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Pioneers of Healthcare IT Continued from page 7

I am confi dent we will see a major focus on interoper- ability by all leading vendors and true compliance to the standards.

W. Ed Hammond

Director, Duke Center for Health Informatics W. Ed Hammond is director, Duke Center for Health Informatics. He is professor, Department of Com- munity and Family Medicine; professor, Department of Biomedical Engineering; and adjunct professor in the Fuqua School of Business at Duke University. He has served as president of the American Medical Informatics Association (AMIA), president of the American College of Medical Informatics, and as chair of the Computer-based Patient Record Institute. He has served three terms as chair, Health Level 7, chair of ISO TC 215 WG2, and chair of the Joint Initiative Council (ISO, CEN, HL7, CDISC, IHTSDO, and GS1). He was chair of the Data Standards Working Group of the Connecting for Health Public-Private Consortium. He was a member of the IOM Commit- tee on Patient Safety Data Standards. He was awarded the Paul Ellwood Lifetime Achievement Award in 2003 and the ACMI Morris F. Collen Award of Excel- lence in November 2003.

With the advent of meaningful use, this integration and interoperability will become much easier for both vendors and hospitals, resulting in decreased cost and increased quality of patient care.

What is the most diffi cult challenge of EMR implementation?

The EHR needs to become so valuable to the pro- vider that it no longer becomes a question of “should we?” First, we need a common set of data elements in which each term is unambiguously defi ned and understood. Data is aggregated across all sites of care, providing the confi dence of quality data and complete data. The EHR contains only what is needed in the patient’s care, now and in the future, but only that. Social, economic and environmental data are used to achieve accessible, timely and equitable healthcare. Knowledge is seamlessly integrated into content. The EHR is part of work fl ow, engaging the provider only when human input is necessary. The EHR be- comes the focus of patient care, research, public health and reimbursement. Global clinical data warehouses are the source of clinical trials with timely analyses of data, creating real-time, evidenced-based medicine with real-time use.

Lori Wright

Vice president and general manager, Symantec Health Lori A. Wright is the vice president and general manager of Symantec Health, a division of Symantec founded to develop technologies for the healthcare industry. As vice president and general manager, she is responsible for product development, sales, marketing and govern- ment policy functions. Prior to leading the Symantec Health Group, she served as chief of staff to the CEO. She joined Symantec through the VERITAS Software acquisition in 2005 and held roles at VERITAS in mergers and acquisitions, strategic operations, fi nance and marketing.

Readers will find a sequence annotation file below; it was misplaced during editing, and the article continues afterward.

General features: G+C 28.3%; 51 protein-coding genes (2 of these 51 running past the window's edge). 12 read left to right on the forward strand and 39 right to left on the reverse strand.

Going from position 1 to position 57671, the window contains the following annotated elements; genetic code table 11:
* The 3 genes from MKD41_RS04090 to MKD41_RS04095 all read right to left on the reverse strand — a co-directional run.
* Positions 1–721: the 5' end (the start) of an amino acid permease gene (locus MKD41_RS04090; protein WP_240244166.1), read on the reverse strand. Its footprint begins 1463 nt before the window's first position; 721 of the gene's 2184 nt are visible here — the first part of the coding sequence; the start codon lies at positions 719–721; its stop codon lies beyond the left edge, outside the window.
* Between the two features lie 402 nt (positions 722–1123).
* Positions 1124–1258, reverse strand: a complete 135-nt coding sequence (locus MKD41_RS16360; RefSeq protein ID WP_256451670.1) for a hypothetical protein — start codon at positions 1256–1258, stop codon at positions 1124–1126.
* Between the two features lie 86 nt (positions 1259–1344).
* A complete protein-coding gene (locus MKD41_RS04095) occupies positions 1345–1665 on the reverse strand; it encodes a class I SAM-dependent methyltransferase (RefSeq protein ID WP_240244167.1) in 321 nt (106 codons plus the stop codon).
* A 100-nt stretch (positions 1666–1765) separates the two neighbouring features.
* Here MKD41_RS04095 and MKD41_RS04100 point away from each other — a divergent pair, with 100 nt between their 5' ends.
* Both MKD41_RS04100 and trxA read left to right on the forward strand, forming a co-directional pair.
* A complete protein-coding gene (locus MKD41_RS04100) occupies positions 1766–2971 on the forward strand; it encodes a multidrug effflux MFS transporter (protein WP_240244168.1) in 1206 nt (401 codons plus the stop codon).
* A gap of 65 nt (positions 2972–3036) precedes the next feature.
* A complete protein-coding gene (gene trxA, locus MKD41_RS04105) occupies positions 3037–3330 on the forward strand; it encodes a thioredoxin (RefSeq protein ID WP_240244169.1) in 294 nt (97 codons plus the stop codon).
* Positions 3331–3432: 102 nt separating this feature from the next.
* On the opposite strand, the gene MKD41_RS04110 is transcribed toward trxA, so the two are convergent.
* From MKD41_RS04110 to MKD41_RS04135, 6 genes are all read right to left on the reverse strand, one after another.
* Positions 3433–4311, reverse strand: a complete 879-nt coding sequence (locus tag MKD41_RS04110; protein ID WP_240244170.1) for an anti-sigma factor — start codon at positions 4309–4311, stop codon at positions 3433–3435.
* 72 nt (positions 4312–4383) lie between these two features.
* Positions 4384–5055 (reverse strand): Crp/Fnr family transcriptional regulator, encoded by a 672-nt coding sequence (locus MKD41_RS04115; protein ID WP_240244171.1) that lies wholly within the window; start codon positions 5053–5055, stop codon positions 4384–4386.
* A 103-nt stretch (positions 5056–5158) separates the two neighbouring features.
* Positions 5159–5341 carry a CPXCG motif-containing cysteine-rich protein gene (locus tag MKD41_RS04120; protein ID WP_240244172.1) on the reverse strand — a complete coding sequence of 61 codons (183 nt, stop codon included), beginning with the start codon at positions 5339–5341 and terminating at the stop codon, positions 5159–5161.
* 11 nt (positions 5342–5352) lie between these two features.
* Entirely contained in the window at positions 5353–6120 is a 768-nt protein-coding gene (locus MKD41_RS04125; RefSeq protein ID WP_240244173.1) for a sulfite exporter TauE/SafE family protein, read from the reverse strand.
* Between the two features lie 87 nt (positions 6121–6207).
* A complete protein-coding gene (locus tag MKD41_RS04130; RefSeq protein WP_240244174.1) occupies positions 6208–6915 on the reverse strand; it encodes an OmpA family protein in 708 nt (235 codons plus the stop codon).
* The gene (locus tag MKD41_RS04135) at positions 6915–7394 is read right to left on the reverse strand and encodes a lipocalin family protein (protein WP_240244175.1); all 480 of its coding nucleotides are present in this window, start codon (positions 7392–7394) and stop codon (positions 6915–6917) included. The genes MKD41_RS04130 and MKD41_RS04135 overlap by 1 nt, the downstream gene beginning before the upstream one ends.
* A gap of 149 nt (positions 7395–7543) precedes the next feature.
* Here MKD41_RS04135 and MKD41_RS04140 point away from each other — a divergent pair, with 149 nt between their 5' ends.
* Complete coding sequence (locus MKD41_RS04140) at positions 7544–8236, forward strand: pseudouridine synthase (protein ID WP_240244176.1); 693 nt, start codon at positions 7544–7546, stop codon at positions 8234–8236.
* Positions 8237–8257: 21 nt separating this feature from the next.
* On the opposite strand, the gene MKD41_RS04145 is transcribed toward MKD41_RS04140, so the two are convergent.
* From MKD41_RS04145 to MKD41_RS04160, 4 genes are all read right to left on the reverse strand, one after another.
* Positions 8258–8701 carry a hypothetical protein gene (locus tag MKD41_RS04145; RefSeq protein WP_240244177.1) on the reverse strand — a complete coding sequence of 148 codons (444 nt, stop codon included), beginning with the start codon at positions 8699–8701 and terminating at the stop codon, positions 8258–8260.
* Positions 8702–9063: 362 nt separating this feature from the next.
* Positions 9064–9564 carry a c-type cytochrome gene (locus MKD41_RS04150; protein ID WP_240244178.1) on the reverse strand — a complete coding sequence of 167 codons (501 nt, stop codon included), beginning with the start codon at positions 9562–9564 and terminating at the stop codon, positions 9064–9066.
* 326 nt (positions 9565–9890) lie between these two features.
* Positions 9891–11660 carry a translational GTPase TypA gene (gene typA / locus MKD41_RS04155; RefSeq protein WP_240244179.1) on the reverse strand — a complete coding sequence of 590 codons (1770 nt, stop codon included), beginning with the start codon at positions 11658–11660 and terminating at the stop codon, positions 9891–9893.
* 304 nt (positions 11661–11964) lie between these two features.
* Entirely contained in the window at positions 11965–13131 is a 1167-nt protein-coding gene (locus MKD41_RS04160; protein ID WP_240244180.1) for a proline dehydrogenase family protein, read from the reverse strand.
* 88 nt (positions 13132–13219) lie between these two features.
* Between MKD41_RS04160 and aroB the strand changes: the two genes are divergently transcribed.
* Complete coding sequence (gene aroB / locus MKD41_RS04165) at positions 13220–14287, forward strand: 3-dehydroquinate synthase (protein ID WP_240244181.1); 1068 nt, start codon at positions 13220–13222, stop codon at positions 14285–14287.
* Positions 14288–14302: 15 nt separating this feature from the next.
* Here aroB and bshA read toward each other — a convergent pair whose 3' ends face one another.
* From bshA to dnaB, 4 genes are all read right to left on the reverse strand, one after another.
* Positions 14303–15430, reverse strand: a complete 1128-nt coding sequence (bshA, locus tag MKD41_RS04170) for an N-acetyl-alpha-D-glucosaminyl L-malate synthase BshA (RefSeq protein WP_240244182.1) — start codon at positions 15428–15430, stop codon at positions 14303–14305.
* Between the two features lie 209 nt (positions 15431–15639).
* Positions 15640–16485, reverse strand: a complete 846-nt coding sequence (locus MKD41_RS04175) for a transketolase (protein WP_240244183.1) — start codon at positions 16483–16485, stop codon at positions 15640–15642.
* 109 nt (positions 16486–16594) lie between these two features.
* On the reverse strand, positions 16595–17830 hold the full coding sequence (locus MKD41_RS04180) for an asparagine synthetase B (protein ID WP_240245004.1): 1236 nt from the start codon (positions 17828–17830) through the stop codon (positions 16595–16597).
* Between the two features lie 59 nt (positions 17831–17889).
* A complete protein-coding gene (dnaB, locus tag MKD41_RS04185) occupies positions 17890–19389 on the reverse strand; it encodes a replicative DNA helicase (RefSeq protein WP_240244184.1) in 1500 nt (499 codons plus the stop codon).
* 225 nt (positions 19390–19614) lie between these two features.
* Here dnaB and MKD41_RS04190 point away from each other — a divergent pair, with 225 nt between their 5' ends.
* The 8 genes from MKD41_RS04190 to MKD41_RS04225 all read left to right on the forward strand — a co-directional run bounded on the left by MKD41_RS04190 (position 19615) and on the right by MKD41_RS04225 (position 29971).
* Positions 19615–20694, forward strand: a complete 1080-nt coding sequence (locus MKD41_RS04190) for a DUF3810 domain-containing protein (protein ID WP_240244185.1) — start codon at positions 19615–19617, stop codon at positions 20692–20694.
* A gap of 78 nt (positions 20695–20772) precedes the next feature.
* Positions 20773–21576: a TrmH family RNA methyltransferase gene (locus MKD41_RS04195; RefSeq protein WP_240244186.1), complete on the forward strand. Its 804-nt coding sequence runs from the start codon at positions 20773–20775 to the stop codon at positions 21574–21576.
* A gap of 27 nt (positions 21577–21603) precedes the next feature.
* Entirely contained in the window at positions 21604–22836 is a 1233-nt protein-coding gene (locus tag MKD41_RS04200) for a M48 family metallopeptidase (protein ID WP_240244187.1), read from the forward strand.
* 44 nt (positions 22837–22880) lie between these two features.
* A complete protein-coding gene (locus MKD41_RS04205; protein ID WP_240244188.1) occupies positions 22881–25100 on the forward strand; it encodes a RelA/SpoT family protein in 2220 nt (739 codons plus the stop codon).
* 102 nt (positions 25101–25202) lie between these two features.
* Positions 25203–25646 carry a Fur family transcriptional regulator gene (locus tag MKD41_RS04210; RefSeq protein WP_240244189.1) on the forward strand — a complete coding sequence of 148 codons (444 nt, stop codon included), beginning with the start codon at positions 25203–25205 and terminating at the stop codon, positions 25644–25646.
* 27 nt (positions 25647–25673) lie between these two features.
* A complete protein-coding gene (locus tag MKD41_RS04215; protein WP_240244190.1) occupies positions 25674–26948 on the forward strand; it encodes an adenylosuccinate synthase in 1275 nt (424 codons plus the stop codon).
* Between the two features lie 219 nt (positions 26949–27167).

What is the most diffi cult challenge of implementing EHR security?

The biggest threat to EHR security is people. While you hear stories of unauthorized clinical personnel look- ing at the medical records of celebrities, cases like this are usually in the minority. It is more likely employees act with no ill intent. Some breaches may result from an employee’s careless behavior, such as leaving a

8 September 2010

company laptop in the trunk of their car where it can get stolen, or unknowingly giving out sensitive data, such as when a doctor sends patient data to another doctor who is working on a similar case but doesn’t take out patient identifying information. Security is only as good as the weakest link.

Through proper education these situations are eas- ily mitigated. Security training programs can teach healthcare providers, and all other organizations handling personal health data, that they should know where a patient’s data is at all times, since it is the organization’s responsibility to protect the patient’s health information. There are also solutions that can improve EHR security without negatively impacting employee productivity or patient care. Usually, when an organization implements new technology, security of the solution is not top of mind. However, when integrating EHRs into an organization, it’s essential to make security one of the top considerations in the implementation.


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